What it means: The 3D vs. connectivity argument potentially presents yet another chapter in the never-ending tug-of-war between how we play games and when – and where – we play them. Companies like Nintendo – unsurprisingly – have decided to add an extra dash of spice to the games themselves, but who knows where everyone else will stand when the dust clears? EA, it seems, is betting the farm on connecting devices until it’s formed a videogame Voltron (Madden, coming to your giant lion robot that doubles as a foot this fall), and so far, we can’t argue with the results. Dead Space on iPhone, especially, does an excellent job of demonstrating the method behind EA’s alleged madness, preserving the franchise’s core values while providing new insight into its universe. And that’s only right now. The possibilities are immensely exciting, which is why guys like Ken Levine and Randy Pitchford are praying that a new breed of “next-gen” living room juggernauts doesn’t barge in and trample it all down before it really has a chance to take off.

John Carmack researching next-generation gaming graphics

What happened: If anyone can get a new generation of graphics off to a great start, it’s id’s resident master of tech and tweets we’ll never be able to understand, right? Maybe not: “I have a couple more research projects to undertake in the coming year, but the technical work I am most excited about doesn’t have anything to do with graphics,” he said.

What it means: Craving a new helping of hyper-realistic eye candy? Get in line – and maybe bring a tent, because it’s gonna be a long wait. On the upside, incremental graphical leaps will probably – at least, temporarily – put an end to the days of, “Buy our vapid, mindless game because, look, water that’s not Vaseline and realistic eyebrow physics!” Kick out that crutch and, hopefully, big-budget games will be forced to mix things up creatively. On the other hand, new generations often bring an influx of new IPs, and even the most creative guys and gals around will eventually hit a wall with old tech. At any rate, the current generation’s going into overtime, platforms – through downloadable titles, peripherals, new business models, and things of the like – are becoming truly differentiated, and, well, we never thought we’d still be this excited more than five years into a console cycle.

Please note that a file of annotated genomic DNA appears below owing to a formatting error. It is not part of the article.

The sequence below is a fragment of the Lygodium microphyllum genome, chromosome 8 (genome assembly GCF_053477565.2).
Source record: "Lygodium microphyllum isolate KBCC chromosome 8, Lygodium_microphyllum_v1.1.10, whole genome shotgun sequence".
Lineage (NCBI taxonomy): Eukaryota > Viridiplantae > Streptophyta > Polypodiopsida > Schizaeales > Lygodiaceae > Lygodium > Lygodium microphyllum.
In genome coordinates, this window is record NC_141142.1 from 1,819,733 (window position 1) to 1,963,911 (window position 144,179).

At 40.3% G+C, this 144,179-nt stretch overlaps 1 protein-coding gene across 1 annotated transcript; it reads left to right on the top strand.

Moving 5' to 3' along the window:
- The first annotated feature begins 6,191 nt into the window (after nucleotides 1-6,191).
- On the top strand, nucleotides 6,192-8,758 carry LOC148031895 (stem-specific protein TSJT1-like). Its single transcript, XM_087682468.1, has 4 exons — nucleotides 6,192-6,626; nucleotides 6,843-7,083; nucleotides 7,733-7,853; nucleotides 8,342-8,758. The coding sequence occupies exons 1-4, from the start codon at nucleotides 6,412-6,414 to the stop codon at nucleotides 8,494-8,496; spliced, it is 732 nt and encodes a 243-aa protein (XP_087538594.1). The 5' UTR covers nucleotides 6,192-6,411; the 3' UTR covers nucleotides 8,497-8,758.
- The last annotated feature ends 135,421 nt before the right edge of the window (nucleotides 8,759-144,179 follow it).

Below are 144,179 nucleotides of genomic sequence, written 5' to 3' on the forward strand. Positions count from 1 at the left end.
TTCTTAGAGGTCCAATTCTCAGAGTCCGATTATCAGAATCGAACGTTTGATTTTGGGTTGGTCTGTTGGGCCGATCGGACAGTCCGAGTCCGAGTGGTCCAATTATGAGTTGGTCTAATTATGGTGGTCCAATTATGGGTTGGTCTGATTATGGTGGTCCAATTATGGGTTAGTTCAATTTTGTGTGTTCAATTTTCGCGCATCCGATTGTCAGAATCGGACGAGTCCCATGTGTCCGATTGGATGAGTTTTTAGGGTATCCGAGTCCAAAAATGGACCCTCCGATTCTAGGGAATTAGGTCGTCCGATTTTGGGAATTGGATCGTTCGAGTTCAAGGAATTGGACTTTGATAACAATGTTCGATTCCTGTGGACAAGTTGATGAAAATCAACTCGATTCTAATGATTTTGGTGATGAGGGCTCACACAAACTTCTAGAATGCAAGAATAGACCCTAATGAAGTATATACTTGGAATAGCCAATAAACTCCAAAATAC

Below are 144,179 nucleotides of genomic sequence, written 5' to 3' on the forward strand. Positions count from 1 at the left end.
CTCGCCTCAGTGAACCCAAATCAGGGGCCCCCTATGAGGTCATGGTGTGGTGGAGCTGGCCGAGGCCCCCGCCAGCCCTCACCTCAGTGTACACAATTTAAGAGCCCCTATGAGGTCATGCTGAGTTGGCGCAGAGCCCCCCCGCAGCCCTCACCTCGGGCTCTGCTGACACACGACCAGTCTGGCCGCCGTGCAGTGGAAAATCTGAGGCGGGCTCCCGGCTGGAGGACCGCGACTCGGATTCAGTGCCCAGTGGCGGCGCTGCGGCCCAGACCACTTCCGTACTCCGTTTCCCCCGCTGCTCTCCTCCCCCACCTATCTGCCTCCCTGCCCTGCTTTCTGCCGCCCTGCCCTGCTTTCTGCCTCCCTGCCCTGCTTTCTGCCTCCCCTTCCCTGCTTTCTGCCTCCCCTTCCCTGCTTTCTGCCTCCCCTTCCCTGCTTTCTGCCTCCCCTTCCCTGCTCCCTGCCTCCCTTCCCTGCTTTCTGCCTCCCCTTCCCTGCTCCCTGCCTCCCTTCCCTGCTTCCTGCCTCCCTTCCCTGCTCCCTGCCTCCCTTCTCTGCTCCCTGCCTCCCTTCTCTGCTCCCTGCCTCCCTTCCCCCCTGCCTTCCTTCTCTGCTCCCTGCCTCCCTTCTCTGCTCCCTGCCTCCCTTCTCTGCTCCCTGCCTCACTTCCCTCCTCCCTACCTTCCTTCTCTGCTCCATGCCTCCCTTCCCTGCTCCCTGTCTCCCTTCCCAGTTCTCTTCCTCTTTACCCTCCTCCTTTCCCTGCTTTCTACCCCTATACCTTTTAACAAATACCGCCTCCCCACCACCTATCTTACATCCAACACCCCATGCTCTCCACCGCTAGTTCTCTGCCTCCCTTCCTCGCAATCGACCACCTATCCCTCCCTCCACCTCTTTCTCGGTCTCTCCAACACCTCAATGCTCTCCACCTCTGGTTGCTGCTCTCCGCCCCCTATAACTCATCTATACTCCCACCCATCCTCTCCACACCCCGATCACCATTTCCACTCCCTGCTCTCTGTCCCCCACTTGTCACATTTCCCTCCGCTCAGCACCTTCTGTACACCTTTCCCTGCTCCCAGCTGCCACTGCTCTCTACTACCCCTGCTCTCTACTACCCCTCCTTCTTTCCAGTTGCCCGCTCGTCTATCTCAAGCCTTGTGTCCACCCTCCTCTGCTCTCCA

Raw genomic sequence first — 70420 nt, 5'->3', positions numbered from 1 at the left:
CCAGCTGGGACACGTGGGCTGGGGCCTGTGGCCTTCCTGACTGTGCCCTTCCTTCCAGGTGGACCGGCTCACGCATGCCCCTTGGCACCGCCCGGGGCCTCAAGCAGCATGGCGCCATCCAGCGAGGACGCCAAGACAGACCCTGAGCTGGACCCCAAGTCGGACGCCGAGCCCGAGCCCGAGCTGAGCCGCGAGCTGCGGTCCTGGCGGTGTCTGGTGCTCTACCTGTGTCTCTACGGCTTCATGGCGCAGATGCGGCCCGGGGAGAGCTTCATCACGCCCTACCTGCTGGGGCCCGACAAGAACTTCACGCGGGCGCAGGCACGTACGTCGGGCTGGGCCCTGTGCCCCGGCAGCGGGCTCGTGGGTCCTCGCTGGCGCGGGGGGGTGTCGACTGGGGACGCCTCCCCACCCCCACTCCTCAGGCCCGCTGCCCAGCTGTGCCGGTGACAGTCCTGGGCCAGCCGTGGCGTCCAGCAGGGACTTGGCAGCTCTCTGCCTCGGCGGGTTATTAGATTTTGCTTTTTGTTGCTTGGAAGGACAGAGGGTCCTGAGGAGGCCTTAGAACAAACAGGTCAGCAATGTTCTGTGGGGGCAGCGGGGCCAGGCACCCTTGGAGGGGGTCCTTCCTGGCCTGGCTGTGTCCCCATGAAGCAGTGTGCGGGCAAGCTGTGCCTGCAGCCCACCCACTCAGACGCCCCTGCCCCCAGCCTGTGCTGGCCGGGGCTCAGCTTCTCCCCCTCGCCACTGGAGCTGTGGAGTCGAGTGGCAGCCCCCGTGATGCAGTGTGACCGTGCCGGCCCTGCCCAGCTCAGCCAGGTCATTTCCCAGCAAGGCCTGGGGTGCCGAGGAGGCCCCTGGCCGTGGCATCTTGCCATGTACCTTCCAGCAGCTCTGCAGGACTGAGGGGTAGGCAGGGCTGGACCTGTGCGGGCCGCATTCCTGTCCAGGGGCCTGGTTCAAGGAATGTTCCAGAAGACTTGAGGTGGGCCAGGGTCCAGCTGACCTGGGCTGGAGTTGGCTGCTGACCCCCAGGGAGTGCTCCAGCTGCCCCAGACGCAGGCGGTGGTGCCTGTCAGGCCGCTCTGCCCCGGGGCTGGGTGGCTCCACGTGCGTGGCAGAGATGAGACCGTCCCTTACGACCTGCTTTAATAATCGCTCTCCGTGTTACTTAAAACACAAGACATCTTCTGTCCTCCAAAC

Sony pegs NGP for “2011″ in London, drops mega-details

What happened: Sony apparently spirited a bunch of developers away to some offshore island (It’s called London -Ed) and revealed a smattering of new NGP features, including – perhaps most excitingly – the ability to essentially move a full-resolution, 60 fps PS3 game straight onto NGP. No compromises.

What it means: This could be the thing that ensures many gamers never see the world – except via disinterested peripheral vision – again. That holds especially true if save data can leap back and forth between PS3 and NGP. More than anything, though, it raises questions. The bean-spilling, cat-debagging developer “source” implied that additional features will be required to justify a blast from the NGP shrink ray. And two “different” games creates an opportunity for two “different” price tags – and likely a slobber-knocking one-two punch knockout for your wallet. If that ends up being the case, we’re hoping there’ll at least be a substantial discount for buyers of both versions, but there’s no telling at this point. In an ideal world, this unified approach to NGP and PS3 development would put us a step or two away from true connectedness between gaming platforms. Unfortunately, this isn’t an ideal world.